Dummett, Michael Anthony Eardley (1925–2011)
For Michael Dummett, the core of philosophy lies in the theory of meaning. His exploration of meaning begins with the model proposed by Gottlob Frege, of whose work Dummett is a prime expositor. A central feature of that model is that the sense (content) of a sentence is given by a condition for its truth, displayed as deriving from its constituent structure. If sense so explicated is to explain linguistic practice, knowledge of these truth-conditions must be attributed to language users by identifying features of use in which it is manifested. Analysis of truth suggests we seek such manifestation in patterns of assertion. But scrutiny of those patterns shows that there is no distinction between use which manifests knowledge of classical truth-conditions, and use which manifests knowledge of a weaker kind of truth - for example, one which holds whenever we possess a potential warrant for a statement.
Such considerations motivate reconstruing sense as given by conditions for this weaker kind of truth. But rejigging Fregean semantics in line with such a conception is highly nontrivial. Mathematical intuitionism, properly construed, gives us models for doing so with mathematical language; Dummett’s programme is to extend such work to everyday discourses. Since he further argues that realism consists in defending the classical semantics for a discourse, this programme amounts to probing the viability of antirealism about such things as the material world, other minds and past events.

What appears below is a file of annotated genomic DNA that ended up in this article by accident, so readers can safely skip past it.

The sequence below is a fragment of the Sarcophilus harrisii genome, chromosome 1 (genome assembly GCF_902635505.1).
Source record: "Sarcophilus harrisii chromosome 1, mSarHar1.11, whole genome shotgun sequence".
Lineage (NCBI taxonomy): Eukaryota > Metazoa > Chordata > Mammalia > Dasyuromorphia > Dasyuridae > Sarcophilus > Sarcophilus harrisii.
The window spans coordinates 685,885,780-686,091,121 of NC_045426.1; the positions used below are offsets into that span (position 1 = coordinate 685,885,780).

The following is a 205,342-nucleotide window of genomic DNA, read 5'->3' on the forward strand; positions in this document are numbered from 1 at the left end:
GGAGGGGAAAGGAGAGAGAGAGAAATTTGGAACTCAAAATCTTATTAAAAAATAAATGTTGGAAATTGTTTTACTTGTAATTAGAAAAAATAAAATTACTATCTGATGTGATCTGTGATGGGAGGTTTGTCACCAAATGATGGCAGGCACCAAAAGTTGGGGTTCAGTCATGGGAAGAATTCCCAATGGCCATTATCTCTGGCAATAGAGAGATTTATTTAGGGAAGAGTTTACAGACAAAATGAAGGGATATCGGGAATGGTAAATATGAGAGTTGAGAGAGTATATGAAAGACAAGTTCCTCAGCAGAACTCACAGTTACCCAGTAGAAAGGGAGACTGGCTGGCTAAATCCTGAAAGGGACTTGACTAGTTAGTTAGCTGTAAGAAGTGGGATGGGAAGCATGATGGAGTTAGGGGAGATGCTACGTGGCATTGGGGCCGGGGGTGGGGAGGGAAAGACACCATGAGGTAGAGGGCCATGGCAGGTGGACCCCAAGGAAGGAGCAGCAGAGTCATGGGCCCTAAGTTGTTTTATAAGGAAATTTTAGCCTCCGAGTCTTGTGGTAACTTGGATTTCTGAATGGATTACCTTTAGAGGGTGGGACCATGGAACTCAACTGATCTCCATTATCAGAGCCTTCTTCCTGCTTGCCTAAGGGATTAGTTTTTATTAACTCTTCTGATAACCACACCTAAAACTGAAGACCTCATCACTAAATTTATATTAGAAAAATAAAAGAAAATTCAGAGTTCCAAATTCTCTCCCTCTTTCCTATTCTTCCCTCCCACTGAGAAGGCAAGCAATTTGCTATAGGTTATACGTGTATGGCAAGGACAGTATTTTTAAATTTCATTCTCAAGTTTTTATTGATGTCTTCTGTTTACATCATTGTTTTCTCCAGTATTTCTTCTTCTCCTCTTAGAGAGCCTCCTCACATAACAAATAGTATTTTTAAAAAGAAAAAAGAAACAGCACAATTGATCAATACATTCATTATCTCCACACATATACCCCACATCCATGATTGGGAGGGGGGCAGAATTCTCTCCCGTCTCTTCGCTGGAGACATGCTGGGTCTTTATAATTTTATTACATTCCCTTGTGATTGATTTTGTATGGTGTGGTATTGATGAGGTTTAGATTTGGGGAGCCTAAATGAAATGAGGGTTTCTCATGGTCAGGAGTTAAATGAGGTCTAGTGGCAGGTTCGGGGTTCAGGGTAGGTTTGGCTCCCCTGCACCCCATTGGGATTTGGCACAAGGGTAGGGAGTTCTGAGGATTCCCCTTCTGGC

Citing this article:
Taylor, Barry. 'Dummett, Michael Anthony Eardley (1925–2011)'. Routledge Encyclopedia of Philosophy 1998: Accessed (September 26, 2016). https://www.rep.routledge.com/articles/dummett-michael-anthony-eardley-1925-2011/v-1/. doi:10.4324/9780415249126-DD083-1
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